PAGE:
Learning from nature: How nature resolves security issues

This project is unavailable since it already has been assigned to a BSc student.


The adaptation of security concepts found in nature to the field of mobile applications has not yet been explored categorically. It can be assumed that, when nature deals somehow with a security-related problem, it finds a "perfect" solution. These solutions could offer significant contributions to mobile software engineering.


Some security-related concepts yet may be unknown to the mobile software engineering community.

State of the art

The term "biomimetics" was first used in an academic publication in 1969 and describes how we can learn from nature to solve human problems. While the concept has been of major interest for the past decades in mechanical engineering, researchers heavily learned from nature with results such as the low resistance swimsuit based on the skin surface of sharks, or the deployment of bee honeycomb-like structures which optimize the ratio between material required to build the structure and the enclosed volume, while still providing reasonable stability. However, in the field of secure mobile software engineering adaptations have been quite scarce.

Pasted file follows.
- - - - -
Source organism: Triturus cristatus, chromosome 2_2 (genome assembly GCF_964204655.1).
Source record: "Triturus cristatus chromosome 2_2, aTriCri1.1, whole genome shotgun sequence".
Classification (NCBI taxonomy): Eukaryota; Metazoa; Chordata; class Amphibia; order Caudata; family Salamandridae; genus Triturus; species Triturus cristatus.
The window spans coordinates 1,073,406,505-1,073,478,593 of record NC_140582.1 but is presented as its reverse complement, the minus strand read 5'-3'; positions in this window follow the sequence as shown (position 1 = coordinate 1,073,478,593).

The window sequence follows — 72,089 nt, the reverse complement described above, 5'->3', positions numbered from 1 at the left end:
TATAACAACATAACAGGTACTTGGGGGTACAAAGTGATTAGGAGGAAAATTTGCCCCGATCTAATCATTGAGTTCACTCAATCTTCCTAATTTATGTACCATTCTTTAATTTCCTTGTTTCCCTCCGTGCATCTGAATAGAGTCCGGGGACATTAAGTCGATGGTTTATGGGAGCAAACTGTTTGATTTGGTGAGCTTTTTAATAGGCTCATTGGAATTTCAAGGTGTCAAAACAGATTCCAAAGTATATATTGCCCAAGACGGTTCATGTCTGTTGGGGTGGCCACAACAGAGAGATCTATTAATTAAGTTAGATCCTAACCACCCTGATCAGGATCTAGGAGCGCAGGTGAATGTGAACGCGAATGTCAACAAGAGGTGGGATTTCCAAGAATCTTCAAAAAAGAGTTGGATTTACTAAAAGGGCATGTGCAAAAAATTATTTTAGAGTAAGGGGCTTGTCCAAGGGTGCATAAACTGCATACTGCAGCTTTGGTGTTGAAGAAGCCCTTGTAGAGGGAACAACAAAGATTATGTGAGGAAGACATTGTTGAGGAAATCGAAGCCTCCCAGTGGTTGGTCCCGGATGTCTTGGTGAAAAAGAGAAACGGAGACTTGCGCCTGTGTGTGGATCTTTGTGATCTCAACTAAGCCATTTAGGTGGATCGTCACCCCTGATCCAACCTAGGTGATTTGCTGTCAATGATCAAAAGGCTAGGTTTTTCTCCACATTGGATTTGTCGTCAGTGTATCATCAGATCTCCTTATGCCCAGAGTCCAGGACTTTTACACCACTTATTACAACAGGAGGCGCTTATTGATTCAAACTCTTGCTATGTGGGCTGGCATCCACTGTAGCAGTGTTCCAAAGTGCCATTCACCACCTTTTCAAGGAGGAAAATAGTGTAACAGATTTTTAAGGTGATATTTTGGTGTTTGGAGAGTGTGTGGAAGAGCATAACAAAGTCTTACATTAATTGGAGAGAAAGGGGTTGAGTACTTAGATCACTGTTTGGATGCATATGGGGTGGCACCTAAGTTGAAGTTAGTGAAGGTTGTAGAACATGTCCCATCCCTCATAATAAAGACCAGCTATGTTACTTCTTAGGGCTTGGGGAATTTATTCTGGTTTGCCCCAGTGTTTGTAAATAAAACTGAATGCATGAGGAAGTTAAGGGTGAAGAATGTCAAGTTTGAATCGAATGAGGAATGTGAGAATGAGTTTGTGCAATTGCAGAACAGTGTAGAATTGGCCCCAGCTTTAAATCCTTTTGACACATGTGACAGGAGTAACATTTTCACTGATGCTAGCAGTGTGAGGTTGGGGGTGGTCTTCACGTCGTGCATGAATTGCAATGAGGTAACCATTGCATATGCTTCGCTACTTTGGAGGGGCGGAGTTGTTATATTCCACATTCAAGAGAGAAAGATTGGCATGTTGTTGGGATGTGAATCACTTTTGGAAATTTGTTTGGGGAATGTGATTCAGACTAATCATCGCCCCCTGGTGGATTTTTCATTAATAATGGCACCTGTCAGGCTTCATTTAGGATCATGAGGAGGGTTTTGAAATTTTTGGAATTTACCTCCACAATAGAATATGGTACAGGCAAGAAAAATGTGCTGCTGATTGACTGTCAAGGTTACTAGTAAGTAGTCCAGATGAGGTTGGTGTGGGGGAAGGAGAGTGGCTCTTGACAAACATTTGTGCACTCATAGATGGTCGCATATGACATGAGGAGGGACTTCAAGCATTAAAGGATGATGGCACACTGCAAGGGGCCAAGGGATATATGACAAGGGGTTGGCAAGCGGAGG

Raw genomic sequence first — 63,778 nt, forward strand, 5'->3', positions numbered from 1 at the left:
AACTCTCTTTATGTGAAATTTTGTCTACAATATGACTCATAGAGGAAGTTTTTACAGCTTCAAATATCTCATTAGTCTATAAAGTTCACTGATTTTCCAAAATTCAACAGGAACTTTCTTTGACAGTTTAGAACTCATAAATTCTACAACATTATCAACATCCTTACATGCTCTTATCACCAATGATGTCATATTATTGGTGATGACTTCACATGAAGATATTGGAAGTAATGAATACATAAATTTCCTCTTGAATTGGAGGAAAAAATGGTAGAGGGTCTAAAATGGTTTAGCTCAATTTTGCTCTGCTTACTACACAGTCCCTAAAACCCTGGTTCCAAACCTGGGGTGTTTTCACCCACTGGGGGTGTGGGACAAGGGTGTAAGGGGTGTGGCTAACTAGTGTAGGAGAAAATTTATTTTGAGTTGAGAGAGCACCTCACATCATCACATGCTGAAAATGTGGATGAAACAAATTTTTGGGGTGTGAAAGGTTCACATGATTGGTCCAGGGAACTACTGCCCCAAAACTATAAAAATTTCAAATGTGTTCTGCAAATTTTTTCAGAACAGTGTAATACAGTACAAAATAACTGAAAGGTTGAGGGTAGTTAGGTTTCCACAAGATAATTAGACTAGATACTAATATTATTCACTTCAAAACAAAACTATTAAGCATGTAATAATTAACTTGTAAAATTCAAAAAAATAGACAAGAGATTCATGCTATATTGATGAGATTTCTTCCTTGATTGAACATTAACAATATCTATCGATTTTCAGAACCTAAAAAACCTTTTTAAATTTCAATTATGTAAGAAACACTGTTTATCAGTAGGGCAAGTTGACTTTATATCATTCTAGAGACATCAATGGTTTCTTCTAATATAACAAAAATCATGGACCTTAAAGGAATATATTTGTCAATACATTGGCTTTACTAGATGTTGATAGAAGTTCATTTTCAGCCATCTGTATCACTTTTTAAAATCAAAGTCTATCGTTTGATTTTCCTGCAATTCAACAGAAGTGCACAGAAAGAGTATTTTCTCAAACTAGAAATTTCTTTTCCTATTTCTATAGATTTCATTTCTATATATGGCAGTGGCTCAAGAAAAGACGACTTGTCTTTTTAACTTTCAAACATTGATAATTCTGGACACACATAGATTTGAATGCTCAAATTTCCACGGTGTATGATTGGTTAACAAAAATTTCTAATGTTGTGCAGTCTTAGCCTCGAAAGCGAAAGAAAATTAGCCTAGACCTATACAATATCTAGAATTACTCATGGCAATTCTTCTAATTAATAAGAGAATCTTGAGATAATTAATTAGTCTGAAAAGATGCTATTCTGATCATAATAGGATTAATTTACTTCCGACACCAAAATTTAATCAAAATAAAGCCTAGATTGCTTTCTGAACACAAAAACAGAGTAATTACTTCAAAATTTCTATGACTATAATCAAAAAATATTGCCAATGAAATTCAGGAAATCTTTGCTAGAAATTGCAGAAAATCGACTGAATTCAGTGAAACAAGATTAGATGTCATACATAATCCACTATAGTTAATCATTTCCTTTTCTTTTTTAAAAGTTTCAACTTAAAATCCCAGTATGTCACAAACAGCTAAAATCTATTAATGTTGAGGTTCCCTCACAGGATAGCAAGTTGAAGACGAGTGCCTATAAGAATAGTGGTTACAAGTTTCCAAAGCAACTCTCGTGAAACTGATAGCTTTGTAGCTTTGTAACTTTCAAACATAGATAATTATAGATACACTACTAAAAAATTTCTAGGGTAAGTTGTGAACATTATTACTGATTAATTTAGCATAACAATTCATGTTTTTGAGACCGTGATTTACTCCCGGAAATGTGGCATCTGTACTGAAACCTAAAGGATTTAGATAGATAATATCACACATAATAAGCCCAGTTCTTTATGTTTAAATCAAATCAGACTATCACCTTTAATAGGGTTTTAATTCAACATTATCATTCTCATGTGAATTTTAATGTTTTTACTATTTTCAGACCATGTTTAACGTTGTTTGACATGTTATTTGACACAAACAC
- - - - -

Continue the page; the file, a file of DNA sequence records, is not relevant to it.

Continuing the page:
The goal of this project is to find security breaches in nature and to analyze and adapt the nature's solution, which could lead to novel security concepts for the mobile software industry.
For example, you could have come up with the concept of "Safe Grounds": As a safety measure to prevent plants from extinction, they invest only as much energy as required into their own offspring. Consequently, plants send roots only as far as they need them and don't try to "tough it out" where the soil or water levels are wrong for them [1].
We could adapt this concept to computer science by replacing "plants" with "software applications", "roots" with "web interfaces", and the "soil" with "unverified web requests".
Hence, we would end up with the following statement: Software applications should only grow web interfaces as far as they need them and should not try to cope with any unverified web requests, as they could be potentially harmful and terminate the software application.

[1] Benyus, Janine M., Biomimicry: Innovation Inspired by Nature (p. 261), HarperCollins e-books

Guiding research questions

  • Problem engineering: What is a security problem in nature?
  • Solution engineering: How does nature adapt to the problem?
  • Software engineering: How can biological solutions improve software quality and security?


Pascal Gadient PhD